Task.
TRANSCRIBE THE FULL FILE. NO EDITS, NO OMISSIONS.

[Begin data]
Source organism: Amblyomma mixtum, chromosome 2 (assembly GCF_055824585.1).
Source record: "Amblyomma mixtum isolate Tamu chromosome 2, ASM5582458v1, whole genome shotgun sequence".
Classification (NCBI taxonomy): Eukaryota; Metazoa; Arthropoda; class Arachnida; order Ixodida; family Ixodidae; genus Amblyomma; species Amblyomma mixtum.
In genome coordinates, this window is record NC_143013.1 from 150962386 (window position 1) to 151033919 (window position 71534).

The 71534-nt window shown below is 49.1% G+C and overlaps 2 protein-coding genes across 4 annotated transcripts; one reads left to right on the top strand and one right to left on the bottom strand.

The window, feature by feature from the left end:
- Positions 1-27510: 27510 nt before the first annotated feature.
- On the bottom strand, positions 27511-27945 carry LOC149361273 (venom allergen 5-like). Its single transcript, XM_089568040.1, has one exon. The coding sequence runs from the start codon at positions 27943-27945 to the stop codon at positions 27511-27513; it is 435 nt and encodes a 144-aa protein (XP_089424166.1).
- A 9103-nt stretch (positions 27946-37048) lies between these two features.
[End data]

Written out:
Source organism: Amblyomma mixtum, chromosome 2 (assembly GCF_055824585.1).
Source record: "Amblyomma mixtum isolate Tamu chromosome 2, ASM5582458v1, whole genome shotgun sequence".
Classification (NCBI taxonomy): Eukaryota; Metazoa; Arthropoda; class Arachnida; order Ixodida; family Ixodidae; genus Amblyomma; species Amblyomma mixtum.
In genome coordinates, this window is record NC_143013.1 from 150962386 (window position 1) to 151033919 (window position 71534).

The 71534-nt window shown below is 49.1% G+C and overlaps 2 protein-coding genes across 4 annotated transcripts; one reads left to right on the top strand and one right to left on the bottom strand.

The window, feature by feature from the left end:
- Positions 1-27510: 27510 nt before the first annotated feature.
- On the bottom strand, positions 27511-27945 carry LOC149361273 (venom allergen 5-like). Its single transcript, XM_089568040.1, has one exon. The coding sequence runs from the start codon at positions 27943-27945 to the stop codon at positions 27511-27513; it is 435 nt and encodes a 144-aa protein (XP_089424166.1).
- A 9103-nt stretch (positions 27946-37048) lies between these two features.